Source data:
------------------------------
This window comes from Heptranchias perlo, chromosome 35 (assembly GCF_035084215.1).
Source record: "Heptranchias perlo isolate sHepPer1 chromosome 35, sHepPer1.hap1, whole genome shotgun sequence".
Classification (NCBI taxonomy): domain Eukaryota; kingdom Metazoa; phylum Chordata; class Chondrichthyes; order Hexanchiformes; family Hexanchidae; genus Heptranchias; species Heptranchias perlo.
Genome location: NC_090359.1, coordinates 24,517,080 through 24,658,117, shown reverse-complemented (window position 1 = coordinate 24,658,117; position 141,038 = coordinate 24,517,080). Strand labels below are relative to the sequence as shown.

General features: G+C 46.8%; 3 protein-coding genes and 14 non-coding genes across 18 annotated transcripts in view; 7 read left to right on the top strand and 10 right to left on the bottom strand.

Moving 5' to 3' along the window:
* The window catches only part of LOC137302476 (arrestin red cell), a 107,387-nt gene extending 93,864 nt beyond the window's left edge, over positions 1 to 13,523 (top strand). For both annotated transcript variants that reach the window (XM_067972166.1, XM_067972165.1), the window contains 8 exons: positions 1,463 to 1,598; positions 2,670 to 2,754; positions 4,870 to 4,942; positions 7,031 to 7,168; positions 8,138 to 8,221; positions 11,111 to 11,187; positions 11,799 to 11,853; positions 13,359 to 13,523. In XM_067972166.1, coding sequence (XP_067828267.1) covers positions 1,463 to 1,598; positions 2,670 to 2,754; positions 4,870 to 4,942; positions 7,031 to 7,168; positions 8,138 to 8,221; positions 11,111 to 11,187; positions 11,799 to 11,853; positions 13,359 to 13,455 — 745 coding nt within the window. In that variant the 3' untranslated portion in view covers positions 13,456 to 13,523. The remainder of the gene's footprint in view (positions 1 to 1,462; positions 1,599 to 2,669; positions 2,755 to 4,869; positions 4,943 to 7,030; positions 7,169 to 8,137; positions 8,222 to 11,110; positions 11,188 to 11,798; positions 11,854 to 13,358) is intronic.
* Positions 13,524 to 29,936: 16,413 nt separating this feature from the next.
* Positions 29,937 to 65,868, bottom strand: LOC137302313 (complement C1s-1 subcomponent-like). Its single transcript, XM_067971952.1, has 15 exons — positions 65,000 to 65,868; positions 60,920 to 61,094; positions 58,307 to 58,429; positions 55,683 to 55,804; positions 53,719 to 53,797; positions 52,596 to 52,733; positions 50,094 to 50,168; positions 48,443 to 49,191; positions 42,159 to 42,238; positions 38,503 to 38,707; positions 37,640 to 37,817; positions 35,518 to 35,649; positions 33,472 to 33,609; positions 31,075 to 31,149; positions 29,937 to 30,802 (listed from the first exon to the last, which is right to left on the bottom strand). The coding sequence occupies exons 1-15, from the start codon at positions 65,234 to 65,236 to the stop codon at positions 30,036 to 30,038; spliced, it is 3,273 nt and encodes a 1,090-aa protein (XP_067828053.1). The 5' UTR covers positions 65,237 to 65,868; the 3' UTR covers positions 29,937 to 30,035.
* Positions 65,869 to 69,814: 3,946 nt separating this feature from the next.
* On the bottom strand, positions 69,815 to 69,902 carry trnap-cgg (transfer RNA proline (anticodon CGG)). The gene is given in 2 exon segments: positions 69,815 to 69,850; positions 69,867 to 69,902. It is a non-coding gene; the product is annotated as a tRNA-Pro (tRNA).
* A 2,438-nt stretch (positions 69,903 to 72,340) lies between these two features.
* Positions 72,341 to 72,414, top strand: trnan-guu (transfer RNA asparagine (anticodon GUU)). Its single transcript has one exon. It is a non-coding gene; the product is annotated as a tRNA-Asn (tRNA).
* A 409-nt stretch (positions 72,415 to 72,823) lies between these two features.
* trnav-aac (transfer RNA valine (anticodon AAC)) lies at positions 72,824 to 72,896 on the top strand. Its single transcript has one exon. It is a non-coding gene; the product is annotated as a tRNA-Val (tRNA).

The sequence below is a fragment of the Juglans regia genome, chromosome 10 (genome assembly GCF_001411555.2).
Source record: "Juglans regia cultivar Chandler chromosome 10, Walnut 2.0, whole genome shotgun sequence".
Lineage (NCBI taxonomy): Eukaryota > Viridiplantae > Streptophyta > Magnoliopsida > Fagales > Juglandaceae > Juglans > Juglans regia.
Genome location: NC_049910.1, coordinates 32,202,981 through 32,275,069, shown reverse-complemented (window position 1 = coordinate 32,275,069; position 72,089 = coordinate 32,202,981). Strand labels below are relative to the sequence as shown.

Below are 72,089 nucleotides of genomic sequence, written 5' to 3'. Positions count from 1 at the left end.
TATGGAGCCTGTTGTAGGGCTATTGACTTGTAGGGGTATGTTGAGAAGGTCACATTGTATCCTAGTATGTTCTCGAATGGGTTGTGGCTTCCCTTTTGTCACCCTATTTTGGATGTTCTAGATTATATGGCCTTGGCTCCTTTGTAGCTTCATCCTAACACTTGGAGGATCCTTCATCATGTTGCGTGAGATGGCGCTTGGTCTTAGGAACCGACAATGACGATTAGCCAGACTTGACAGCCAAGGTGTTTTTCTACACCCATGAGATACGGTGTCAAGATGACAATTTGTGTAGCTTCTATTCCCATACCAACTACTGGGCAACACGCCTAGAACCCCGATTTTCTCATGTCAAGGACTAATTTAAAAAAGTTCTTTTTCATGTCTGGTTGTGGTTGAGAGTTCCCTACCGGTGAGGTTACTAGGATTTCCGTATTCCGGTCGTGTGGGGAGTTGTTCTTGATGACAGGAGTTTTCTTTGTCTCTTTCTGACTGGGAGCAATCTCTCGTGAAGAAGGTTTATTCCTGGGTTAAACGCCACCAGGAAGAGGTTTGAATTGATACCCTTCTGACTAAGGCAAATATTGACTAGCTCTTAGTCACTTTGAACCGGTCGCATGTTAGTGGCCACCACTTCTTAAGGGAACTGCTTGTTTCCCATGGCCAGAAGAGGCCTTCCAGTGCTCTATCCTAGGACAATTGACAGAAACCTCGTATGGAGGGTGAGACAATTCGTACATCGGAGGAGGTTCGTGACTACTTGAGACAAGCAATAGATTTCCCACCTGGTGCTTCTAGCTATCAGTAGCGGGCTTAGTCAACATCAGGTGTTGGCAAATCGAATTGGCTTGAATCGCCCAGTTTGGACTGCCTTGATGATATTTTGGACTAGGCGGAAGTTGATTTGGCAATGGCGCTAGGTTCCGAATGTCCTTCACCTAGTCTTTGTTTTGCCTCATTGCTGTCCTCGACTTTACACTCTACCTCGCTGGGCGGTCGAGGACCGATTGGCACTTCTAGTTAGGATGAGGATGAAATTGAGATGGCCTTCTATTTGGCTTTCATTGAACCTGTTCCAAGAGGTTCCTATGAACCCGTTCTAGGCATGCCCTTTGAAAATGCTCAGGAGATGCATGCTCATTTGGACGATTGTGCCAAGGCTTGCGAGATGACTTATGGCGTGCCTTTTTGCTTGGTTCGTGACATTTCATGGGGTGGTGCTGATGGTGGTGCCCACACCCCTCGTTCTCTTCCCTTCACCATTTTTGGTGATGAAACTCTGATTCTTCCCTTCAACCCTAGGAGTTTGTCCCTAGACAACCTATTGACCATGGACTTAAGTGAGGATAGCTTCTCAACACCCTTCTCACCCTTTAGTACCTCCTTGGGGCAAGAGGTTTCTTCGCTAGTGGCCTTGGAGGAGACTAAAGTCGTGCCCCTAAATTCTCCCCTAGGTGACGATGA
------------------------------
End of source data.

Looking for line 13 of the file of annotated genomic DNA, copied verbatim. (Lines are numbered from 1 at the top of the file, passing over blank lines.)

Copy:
* Positions 72,341 to 72,414, top strand: trnan-guu (transfer RNA asparagine (anticodon GUU)). Its single transcript has one exon. It is a non-coding gene; the product is annotated as a tRNA-Asn (tRNA).